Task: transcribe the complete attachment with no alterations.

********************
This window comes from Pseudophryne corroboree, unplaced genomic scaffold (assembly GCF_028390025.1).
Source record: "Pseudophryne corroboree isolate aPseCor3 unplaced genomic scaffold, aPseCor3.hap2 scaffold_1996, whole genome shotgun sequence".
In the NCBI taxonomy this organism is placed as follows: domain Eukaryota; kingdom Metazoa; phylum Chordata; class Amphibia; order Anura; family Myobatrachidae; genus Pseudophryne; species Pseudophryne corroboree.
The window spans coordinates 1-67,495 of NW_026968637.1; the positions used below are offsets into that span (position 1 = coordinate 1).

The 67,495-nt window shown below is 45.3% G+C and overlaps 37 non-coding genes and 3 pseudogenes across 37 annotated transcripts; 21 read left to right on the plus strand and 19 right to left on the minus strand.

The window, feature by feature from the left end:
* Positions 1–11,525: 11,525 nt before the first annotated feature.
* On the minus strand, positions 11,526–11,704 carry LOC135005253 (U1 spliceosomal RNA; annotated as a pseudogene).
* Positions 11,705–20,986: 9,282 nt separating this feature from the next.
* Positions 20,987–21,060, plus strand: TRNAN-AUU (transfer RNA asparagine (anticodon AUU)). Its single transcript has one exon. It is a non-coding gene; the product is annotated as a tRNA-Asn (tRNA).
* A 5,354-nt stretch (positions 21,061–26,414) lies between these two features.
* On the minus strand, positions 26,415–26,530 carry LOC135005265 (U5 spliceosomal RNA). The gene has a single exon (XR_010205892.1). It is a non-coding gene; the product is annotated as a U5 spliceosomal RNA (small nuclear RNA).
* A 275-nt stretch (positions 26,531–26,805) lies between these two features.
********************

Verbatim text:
This window comes from Pseudophryne corroboree, unplaced genomic scaffold (assembly GCF_028390025.1).
Source record: "Pseudophryne corroboree isolate aPseCor3 unplaced genomic scaffold, aPseCor3.hap2 scaffold_1996, whole genome shotgun sequence".
In the NCBI taxonomy this organism is placed as follows: domain Eukaryota; kingdom Metazoa; phylum Chordata; class Amphibia; order Anura; family Myobatrachidae; genus Pseudophryne; species Pseudophryne corroboree.
The window spans coordinates 1-67,495 of NW_026968637.1; the positions used below are offsets into that span (position 1 = coordinate 1).

The 67,495-nt window shown below is 45.3% G+C and overlaps 37 non-coding genes and 3 pseudogenes across 37 annotated transcripts; 21 read left to right on the plus strand and 19 right to left on the minus strand.

The window, feature by feature from the left end:
* Positions 1–11,525: 11,525 nt before the first annotated feature.
* On the minus strand, positions 11,526–11,704 carry LOC135005253 (U1 spliceosomal RNA; annotated as a pseudogene).
* Positions 11,705–20,986: 9,282 nt separating this feature from the next.
* Positions 20,987–21,060, plus strand: TRNAN-AUU (transfer RNA asparagine (anticodon AUU)). Its single transcript has one exon. It is a non-coding gene; the product is annotated as a tRNA-Asn (tRNA).
* A 5,354-nt stretch (positions 21,061–26,414) lies between these two features.
* On the minus strand, positions 26,415–26,530 carry LOC135005265 (U5 spliceosomal RNA). The gene has a single exon (XR_010205892.1). It is a non-coding gene; the product is annotated as a U5 spliceosomal RNA (small nuclear RNA).
* A 275-nt stretch (positions 26,531–26,805) lies between these two features.